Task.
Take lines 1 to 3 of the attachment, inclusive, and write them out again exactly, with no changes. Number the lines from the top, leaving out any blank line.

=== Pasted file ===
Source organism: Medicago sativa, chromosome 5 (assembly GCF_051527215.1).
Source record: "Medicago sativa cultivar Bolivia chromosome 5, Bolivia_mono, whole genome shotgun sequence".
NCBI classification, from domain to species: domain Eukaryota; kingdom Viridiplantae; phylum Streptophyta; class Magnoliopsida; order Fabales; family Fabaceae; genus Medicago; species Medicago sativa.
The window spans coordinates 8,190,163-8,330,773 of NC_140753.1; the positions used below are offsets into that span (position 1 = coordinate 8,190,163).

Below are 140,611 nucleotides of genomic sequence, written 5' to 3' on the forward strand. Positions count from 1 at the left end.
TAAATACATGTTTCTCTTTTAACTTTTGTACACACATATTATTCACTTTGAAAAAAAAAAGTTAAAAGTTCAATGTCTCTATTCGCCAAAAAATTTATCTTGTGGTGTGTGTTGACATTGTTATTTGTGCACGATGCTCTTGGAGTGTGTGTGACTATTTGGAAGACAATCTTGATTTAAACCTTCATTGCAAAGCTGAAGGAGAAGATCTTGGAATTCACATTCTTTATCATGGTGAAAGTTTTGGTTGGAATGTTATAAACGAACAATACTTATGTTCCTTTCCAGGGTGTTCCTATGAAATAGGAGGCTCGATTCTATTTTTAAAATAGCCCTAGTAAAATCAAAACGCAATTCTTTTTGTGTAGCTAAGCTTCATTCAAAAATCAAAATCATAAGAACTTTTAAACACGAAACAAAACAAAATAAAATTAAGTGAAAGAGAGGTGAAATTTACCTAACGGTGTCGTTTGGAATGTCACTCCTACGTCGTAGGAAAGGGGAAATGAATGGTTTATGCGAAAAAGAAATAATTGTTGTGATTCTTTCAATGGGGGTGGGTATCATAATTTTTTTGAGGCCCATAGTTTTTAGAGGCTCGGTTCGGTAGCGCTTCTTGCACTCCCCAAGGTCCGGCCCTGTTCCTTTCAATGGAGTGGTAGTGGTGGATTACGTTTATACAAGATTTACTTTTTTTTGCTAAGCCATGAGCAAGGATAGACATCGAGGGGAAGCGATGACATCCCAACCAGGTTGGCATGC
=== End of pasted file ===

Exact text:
Source organism: Medicago sativa, chromosome 5 (assembly GCF_051527215.1).
Source record: "Medicago sativa cultivar Bolivia chromosome 5, Bolivia_mono, whole genome shotgun sequence".
NCBI classification, from domain to species: domain Eukaryota; kingdom Viridiplantae; phylum Streptophyta; class Magnoliopsida; order Fabales; family Fabaceae; genus Medicago; species Medicago sativa.